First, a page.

We Demand Better, Dickinson!

While researching the new app “GET Mobile,” I learned that the meal plan/ID card system Dickinson uses is run by the company CBORD, which is a unit of Roper Technologies. In my exploration of the Roper Technologies website, I found their Conflict Minerals Filing statement which reads: “Based on the RCOI, we determined that a portion of the 3TG reported by our suppliers originated, or may have originated, from the Democratic Republic of the Congo or an adjoining country, may not be from recycled or scrap sources, and that a portion of them have unknown origins.”

I began to research what a “Conflict Mineral” was and why the company had to publish an official statement about its use. As it turns out, there is a law called the Dodd-Frank Act, which, according to a New York Times article, “requires publicly traded companies whose products use certain minerals commonly mined in strife-torn areas of Central Africa to report to shareholders and the Security and Exchange Commission whether their mineral supply comes from the Democratic Republic of Congo.”

Roper Technologies states that they “evaluated its product lines and determined that certain products [they] manufacture contain 3TG necessary to the functionality or production of those products.” “3TG” is “cassiterite, columbite-tantalite (coltan), wolframite and gold, and their derivatives, which are limited to tin, tantalum and tungsten.” Such products are labeled Conflict Minerals because of their material contents and their connection to conflict areas of human rights abuse, including places such as the Democratic Republic of the Congo (DRC). DRC is currently listed on the Human Rights Watch because “armed groups and often abusive security forces continue to carry out massacres, abductions, rape and sexual violence, recruitment of children, and other attacks on civilians with near total impunity.”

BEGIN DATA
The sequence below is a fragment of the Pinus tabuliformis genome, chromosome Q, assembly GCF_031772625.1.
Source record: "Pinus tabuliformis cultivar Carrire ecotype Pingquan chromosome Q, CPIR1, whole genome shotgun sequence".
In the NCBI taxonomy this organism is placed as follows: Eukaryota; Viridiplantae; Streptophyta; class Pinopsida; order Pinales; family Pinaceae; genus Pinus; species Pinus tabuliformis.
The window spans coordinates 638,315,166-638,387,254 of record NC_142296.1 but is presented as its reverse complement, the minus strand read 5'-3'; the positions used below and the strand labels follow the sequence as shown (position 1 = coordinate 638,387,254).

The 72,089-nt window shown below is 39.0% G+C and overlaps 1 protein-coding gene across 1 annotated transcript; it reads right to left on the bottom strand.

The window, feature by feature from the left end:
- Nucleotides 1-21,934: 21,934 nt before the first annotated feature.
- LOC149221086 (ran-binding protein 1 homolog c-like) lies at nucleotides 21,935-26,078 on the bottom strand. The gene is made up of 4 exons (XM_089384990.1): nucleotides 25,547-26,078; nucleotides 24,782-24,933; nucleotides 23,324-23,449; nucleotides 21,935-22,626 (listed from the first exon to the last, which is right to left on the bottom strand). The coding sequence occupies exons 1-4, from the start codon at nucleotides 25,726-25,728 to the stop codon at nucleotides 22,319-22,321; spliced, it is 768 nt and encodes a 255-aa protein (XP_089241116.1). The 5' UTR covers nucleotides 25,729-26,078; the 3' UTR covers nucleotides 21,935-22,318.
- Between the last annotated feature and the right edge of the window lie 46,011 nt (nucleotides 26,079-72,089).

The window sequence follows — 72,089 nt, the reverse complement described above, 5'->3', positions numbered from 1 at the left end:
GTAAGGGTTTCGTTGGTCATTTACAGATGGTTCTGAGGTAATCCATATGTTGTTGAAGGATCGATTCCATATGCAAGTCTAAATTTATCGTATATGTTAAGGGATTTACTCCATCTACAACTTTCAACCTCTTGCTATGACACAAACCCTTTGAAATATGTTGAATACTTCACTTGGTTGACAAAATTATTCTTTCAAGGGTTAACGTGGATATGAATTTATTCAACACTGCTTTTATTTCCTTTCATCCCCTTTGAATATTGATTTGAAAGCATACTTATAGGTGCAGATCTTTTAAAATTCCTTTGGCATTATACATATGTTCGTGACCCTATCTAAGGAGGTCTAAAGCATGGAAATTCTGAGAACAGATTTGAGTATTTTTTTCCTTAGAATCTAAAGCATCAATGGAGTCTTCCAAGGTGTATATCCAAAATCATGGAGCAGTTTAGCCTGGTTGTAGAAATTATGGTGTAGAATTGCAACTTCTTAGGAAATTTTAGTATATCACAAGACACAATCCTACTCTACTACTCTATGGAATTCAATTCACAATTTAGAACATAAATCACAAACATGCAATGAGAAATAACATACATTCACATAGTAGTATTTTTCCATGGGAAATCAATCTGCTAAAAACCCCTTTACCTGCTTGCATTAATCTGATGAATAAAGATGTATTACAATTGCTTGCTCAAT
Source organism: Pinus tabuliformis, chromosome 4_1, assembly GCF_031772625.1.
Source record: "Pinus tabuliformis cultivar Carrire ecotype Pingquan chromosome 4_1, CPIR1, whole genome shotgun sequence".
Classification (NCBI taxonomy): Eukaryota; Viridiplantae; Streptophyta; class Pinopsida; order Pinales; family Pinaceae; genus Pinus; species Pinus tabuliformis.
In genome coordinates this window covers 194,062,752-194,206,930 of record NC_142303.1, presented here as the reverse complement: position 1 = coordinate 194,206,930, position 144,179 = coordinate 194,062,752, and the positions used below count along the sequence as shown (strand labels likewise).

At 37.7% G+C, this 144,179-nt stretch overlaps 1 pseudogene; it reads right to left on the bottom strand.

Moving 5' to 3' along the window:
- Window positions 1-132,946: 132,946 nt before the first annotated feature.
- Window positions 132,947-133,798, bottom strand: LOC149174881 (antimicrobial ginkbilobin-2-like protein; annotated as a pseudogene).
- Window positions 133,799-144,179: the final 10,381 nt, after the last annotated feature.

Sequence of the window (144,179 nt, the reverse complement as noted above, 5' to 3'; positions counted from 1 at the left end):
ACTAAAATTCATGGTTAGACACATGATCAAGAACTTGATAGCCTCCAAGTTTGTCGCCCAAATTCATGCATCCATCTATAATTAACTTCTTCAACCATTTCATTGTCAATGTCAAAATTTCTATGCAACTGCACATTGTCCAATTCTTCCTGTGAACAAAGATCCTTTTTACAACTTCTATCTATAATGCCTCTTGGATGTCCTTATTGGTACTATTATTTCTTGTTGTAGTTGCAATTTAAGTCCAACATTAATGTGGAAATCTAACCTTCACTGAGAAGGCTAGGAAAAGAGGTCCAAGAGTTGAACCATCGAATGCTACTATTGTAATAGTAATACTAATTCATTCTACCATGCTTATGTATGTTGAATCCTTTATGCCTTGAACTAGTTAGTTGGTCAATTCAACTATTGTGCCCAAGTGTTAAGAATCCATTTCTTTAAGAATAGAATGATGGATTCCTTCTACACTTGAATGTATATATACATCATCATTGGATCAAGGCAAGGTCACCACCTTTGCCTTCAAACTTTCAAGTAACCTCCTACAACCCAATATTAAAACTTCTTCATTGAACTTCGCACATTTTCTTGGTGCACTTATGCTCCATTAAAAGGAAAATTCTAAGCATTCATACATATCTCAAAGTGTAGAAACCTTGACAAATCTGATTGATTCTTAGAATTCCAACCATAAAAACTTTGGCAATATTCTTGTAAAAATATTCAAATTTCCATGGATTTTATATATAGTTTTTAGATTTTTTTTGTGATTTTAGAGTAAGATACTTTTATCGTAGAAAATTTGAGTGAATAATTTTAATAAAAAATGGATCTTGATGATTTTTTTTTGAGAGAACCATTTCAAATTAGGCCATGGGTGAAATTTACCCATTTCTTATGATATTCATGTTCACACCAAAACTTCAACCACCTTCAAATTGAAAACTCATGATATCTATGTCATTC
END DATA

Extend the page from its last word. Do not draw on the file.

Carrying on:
Call me crazy, but I don’t like the idea that part of my tuition, no matter how small, may be aiding in a human rights conflict. This may be juvenile, but I really hoped Dickinson College would not want that either. The sustainability Dickinson claims to care about should not only refer to the environment but to human rights as well. It means not contributing to wars or paying companies that use resources from places with severe human rights violations.

Although conflict minerals are common materials, like gold, I believe it is on Dickinson to work towards finding a company that embodies its claims of sustainability. No one said it would be easy, but it needs to be done. An institution as large as Dickinson has the ability and, in my opinion, the responsibility to make ethical decisions about the companies they employ.